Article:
where “G” is as in equation (1) and
where G_{x }and G_{y }represent the x and y components of G, respectively. According to the Variational Principle provided by the calculus of variations, the function “I” that minimizes the integral in (2) is the function that satisfies the EulerLagrange equation
where “I_{x}” and “I_{y}” represent the “x” and “y” components, respectively of “I.”
It will be appreciated that equation (3) is a partial differential equation in “I.” Substituting the definition for “F” as given above into equation (3), the following equation is obtained:
Cancelling the common factor of “2” in equation (4) and rearranging,
which can also be written
∇^{2}I=divG
where “∇^{2}I” represents the application of the Laplacian operator
to the scalar function “I”, and “div G” represents application of the divergence operator (which is abbreviated “div,” and is the “dot product” of the “∇” operator
to the “x” and “y” components of a vector, where “i” and “j” refer to the basis vectors for the “x” and “y” components of the vector) to the vector function “G.”
It will be appreciated that equation (6) defines the LDR image, which is a function of “I,” in terms of “G.” As described above in connection with equation (1), because “G(x,y)” is defined in terms of “H(x,y),” which, in turn, represents the logarithm of the luminance of the original HDR image, the luminance of the LDR image is obtained by exponentiating I (which is described as being also performed by the LDR image generator module 16).
Equation (6) can be solved numerically, to obtain “I,” using any of a number of techniques. A technique used by one embodiment of the gradient domain HDR compression system will be described below in connection with equations (10) through (12). Prior to describing that technique, and with further reference to equation (1), it will be noted that “G(x,y)” is also defined in terms of the gradient attenuation function Φ(x,y). As noted above, the gradient attenuation function preferably reduces relatively large gradients, and increases relatively low gradients, while doing so on a progressive basis. This will provide, for example, in the case of reduction of relatively large gradients, a larger reduction for larger gradients than smaller gradients. Contrariwise, in the case of increasing relatively low gradients, it will provide a larger increase for smaller gradients than larger gradients.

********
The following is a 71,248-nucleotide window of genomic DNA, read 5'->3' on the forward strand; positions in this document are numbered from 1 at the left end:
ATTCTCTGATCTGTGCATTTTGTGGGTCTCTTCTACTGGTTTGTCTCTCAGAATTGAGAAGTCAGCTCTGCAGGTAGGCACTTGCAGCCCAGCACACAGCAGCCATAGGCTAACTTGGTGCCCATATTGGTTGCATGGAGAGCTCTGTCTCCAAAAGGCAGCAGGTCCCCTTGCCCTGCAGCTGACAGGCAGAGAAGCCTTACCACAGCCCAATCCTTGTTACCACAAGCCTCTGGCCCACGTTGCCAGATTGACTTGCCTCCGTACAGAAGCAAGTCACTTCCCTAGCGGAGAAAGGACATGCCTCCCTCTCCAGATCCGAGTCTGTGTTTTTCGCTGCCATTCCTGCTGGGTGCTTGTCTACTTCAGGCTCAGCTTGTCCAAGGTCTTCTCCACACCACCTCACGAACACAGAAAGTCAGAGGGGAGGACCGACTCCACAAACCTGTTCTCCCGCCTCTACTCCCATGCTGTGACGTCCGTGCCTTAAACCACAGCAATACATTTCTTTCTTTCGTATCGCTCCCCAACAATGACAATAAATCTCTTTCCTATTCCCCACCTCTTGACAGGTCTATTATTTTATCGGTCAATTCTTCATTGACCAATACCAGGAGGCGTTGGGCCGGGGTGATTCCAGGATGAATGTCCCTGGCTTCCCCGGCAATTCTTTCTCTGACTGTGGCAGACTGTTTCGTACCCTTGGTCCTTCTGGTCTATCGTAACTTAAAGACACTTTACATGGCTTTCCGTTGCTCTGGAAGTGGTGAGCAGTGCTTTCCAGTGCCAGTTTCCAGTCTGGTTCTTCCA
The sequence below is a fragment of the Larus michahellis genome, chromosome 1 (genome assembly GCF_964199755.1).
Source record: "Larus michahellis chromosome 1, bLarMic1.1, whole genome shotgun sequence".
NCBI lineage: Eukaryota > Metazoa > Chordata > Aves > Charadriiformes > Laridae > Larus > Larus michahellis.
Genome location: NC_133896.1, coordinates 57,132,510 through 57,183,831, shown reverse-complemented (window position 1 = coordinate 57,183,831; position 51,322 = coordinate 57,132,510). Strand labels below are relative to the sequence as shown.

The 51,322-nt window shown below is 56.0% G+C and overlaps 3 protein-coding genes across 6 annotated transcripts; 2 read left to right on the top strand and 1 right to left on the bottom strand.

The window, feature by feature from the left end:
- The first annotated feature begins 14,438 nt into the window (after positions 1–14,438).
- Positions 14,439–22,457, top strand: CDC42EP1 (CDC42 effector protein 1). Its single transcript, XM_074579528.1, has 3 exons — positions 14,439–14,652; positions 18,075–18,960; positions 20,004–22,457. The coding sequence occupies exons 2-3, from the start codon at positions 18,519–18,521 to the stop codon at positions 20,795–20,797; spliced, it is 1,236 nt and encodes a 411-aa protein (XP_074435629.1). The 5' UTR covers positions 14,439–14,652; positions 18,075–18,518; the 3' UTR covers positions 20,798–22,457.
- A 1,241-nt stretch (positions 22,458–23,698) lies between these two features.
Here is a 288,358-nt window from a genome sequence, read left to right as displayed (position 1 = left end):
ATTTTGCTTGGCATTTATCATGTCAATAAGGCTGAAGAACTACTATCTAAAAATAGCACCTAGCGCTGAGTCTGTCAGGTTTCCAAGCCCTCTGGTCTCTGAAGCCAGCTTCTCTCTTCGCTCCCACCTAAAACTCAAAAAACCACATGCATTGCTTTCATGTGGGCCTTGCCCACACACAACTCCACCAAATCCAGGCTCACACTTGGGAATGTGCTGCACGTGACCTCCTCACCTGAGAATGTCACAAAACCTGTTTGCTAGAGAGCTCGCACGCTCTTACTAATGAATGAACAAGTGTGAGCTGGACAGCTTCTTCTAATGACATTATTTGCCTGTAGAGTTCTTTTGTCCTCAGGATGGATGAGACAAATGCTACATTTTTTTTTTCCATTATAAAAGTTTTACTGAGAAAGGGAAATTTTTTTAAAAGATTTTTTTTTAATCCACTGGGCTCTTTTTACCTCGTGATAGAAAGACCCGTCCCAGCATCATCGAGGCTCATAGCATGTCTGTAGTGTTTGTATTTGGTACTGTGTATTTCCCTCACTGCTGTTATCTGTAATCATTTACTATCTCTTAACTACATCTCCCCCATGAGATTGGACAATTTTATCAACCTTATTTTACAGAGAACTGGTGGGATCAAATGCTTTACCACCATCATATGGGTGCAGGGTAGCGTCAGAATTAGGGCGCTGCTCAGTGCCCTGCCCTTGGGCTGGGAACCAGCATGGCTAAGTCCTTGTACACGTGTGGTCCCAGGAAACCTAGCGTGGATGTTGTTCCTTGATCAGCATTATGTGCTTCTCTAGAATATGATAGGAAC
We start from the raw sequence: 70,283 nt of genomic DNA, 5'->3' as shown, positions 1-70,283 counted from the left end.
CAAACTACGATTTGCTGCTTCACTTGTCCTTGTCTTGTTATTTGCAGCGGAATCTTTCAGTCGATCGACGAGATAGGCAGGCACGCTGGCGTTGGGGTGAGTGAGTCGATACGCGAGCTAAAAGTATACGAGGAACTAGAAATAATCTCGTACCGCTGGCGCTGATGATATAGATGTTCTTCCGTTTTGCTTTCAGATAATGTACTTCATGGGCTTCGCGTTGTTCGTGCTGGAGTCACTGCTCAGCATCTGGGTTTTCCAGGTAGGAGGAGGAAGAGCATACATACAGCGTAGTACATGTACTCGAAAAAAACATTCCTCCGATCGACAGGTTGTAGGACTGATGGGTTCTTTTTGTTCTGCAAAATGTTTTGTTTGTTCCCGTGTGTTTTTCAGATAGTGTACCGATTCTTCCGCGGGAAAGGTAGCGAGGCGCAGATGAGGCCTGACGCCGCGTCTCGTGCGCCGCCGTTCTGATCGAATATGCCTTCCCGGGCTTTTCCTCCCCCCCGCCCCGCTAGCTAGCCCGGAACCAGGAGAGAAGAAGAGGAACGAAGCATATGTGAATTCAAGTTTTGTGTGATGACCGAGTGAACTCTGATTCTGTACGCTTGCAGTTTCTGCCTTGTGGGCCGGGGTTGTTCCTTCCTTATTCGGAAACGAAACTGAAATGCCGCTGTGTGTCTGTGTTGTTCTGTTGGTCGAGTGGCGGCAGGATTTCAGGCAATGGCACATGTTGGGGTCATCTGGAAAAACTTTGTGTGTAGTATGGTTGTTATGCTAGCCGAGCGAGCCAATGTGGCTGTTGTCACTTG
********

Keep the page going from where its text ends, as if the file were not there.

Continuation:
In one embodiment, the gradient domain HDR compression system generates values for the gradient attenuation function Φ(x,y) for use in generating values for G(x,y) (equation (1)) as follows. Initially, the gradient domain HDR compression system generates, from the logarithm H(x,y) of the HDR image, a “Gaussian pyramid” H_{0}, H_{1}, . . . , H_{d}, comprising a series of levels, with each level being identified by an subscript index k=0, 1, . . . , d. Generally, in a Gaussian pyramid of an image, the lowest level in the pyramid “H_{0}” would represent, for example, the original image, and the image “H_{k}” at each higher level “k” would represent an image “H_{k−1}” at a lower resolution than the next lower “k−1” level. As an illustration, each pixel at location (i,j) in the level “k” can be generated from a plurality of pixels (m,n) in the previous “k−1” level, for example, as follows
where w(m,n) represents a Gaussian weighting kernel, which can be provided to affect the contribution of various pixels in the 5 pixelby5 pixel window around the pixel at location (2i,2j) in the image H_{k−1 }at level (k−1). It will be appreciated that the Gaussian pyramid defined by equation (7) will provide the image defined by H_{k }to have onefourth the resolution as the image defined by H_{k−1}. It will further be appreciated that the difference in resolution as between levels in the Gaussian pyramid is determined by the coefficients for “i” and “j” on the righthand side of equation (7); different differences in resolution as between levels of a Gaussian pyramid can be used with appropriate selections of the respective coefficients. The size and shape of the window can also differ from the one in equation (7) by modifying the range of “m” and/or “n.”